Why Study Spanish at IU Southeast?

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The IU Southeast Spanish program develops the linguistic and intellectual agility that students need in order to thrive in an increasingly global society. In addition to the regular, four-semester sequence, we offer an accelerated track that enables highly motivated students to complete the language requirement in just two semesters. Spanish students at all levels can enhance their classroom experience by studying in Latin America or Spain and by participating in service learning projects that encourage engagement with members of the local Spanish-speaking community.

See "General Requirements for Undergraduate Degrees at IU Southeast" and "General Requirements for the Bachelor of Arts Degree."

Bachelor of Arts in Spanish

Requirements
  1. S 200 and S 250 (6 cr.)
  2. S 312 and S 317 (6 cr.)
  3. S 411 or S 412 (3 cr.)
  4. 12 credit hours from the following: S 275, S 291, S 301, S 302, S 303, S 311, S 363
  5. At least 3 credit hours from the following: S 407, S 408, S 419, S 420, S 450, S470, S 471, S 472, S 474, S 494 (S 494 is by arrangement)
  6. Students may choose to take additional 400-level courses in place of 300-level courses. This excludes S312 and S317, which are explicitly required.
  7. Native speakers are not allowed to take S 275, S 291, or S 317.

Minors

15 credit hours, including

  • S 200 Second-Year Spanish I (3 cr.)
  • S 250 Second-Year Spanish II (3 cr.)

Nine (9) creit hours of Spanish beyond S 250 (Choose 3 courses from the following: S 275, S 291, S 312, S 317 or another 300- or 400-level course)

Our graduates seek employment in a variety of fields, the most common of which are education, law, business, public service, and politics. The relatively recent growth of the Hispanic population in southern Indiana and Kentucky has created increased demand for interpreters and translators, making Spanish a valuable complement to most majors.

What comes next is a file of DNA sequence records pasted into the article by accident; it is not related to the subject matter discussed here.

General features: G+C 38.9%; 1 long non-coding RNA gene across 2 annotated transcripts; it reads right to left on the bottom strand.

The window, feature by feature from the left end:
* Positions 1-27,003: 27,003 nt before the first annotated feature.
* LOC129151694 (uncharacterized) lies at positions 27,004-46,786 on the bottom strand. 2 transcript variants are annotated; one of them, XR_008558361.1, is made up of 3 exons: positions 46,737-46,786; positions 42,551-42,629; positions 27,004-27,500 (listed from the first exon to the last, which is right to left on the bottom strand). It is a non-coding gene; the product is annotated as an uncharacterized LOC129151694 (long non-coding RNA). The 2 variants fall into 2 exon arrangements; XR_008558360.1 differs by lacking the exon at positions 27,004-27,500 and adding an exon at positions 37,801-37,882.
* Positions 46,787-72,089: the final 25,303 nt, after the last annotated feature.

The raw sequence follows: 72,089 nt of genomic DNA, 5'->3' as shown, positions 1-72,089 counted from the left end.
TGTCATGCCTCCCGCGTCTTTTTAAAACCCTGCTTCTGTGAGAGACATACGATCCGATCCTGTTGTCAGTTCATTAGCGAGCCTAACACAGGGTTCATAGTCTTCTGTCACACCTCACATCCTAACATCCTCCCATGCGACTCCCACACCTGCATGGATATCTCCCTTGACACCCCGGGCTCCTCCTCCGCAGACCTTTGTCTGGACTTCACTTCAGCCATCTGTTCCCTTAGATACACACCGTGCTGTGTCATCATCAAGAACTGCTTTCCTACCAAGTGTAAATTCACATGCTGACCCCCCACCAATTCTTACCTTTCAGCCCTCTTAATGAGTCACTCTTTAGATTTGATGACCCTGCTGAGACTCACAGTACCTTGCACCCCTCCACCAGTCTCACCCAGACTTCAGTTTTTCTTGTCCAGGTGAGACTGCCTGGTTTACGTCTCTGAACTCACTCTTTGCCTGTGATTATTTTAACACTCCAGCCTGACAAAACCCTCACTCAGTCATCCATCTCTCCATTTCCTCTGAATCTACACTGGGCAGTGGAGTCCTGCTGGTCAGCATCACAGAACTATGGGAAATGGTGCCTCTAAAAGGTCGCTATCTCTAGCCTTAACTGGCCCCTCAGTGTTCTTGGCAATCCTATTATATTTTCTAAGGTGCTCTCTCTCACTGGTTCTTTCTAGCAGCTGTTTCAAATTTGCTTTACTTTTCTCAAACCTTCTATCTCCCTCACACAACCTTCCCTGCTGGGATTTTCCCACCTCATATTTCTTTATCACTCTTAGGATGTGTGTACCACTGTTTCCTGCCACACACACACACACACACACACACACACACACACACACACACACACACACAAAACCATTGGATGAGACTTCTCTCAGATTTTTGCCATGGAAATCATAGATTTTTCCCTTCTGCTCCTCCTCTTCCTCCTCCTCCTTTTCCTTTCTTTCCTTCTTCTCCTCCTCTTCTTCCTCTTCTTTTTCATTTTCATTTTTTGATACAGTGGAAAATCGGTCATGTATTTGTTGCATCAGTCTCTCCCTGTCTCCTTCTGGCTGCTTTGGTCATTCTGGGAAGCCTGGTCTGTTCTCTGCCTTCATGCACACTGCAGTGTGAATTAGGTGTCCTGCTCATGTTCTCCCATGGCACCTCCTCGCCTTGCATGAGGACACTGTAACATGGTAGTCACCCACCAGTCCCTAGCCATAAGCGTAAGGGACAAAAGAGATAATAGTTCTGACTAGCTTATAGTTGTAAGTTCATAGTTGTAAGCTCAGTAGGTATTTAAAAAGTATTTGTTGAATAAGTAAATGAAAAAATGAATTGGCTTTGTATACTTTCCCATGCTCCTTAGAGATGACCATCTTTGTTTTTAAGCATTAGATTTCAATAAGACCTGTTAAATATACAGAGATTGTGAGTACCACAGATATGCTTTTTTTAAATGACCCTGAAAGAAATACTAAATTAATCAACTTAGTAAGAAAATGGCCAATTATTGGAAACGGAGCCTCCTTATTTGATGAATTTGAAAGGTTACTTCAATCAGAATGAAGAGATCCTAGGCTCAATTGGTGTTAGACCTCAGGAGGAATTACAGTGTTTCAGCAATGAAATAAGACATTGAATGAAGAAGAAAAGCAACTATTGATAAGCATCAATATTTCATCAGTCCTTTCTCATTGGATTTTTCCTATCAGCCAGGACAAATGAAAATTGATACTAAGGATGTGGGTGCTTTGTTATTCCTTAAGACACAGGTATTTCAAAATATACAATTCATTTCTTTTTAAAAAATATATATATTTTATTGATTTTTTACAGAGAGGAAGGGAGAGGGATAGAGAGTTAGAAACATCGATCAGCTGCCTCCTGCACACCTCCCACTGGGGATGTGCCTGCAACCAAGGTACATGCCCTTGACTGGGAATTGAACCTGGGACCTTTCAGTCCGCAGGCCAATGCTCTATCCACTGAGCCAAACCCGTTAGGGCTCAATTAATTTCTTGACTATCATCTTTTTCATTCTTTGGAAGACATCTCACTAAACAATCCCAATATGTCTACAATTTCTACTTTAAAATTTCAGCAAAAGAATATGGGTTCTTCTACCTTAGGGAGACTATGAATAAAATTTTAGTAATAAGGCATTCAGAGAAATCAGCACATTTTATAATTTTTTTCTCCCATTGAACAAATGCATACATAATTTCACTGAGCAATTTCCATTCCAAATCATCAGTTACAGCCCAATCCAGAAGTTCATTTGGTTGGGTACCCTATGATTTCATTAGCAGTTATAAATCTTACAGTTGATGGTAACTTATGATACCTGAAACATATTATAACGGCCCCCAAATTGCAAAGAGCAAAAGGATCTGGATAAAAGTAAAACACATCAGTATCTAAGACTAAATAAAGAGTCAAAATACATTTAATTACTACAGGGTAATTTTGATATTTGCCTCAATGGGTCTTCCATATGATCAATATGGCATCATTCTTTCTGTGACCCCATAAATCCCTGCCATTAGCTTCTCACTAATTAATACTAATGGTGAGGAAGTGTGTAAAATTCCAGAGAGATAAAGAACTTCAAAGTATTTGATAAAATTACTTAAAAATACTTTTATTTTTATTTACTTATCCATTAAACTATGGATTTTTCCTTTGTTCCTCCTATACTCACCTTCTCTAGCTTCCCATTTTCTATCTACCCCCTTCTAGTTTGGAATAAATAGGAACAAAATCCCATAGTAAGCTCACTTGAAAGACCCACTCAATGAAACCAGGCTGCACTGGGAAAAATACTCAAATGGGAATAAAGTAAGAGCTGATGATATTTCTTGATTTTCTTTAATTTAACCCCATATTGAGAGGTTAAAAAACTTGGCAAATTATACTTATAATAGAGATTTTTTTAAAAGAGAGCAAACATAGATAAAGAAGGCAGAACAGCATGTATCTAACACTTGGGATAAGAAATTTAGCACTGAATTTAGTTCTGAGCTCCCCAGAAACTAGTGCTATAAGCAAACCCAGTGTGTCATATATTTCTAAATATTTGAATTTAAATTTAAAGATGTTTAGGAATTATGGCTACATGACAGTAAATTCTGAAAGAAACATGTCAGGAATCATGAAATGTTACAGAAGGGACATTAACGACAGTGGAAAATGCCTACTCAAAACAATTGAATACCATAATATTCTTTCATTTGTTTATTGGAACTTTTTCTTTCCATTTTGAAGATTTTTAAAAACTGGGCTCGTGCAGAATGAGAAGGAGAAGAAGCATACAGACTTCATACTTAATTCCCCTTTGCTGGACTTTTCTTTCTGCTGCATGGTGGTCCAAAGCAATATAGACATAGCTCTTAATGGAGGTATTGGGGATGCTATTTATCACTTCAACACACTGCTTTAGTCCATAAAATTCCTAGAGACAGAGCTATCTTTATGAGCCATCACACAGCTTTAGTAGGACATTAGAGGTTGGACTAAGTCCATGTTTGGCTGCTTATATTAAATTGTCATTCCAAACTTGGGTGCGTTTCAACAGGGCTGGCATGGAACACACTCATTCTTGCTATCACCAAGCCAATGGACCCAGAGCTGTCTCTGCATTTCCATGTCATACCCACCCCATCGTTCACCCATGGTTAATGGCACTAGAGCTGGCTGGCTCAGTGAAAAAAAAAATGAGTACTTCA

S100-S150 Elementary Spanish I-II (4-4 cr.)
Intensive introduction to present-day Spanish, with drills for mastery of phonology, basic structural patterns, and functional vocabulary. Attendance in the language lab may be required.

S100/S150 Combined (8 cr.) S200-S250 Second-Year Spanish I-II (3-3 cr.)
Intensive introduction to present-day Spanish, with drills for mastery of phonology, basic structural patterns, and functional vocabulary. Attendance in the language lab may be required. Coursemeets daily.

S200-S250 Intermidiate Spanish I-II (3-3 cr.)
Intensive drill reviewing important structural and vocabulary problems, coordinated with literary readings. II. Discussions in Spanish of contemporary Hispanic literature. Practice in composition both semesters. Attendance in the language lab may be required.

S200/S250 Combined (6 cr.)
Intensive drill reviewing important structural and vocabulary problems, coordinated with literary readings. II. Discussions in Spanish of contemporary Hispanic literature. Practice in composition both semesters. Attendance in the language lab may be required. Course meets daily.

S275/S291 Hispanic Culture and Conversation (3 cr.)
Practice of language skills through reading and discussion of Hispanic culture. Treats facets of popular culture, diversity of the Spanish-speaking world, and themes of social and political importance. Conducted in Spanish.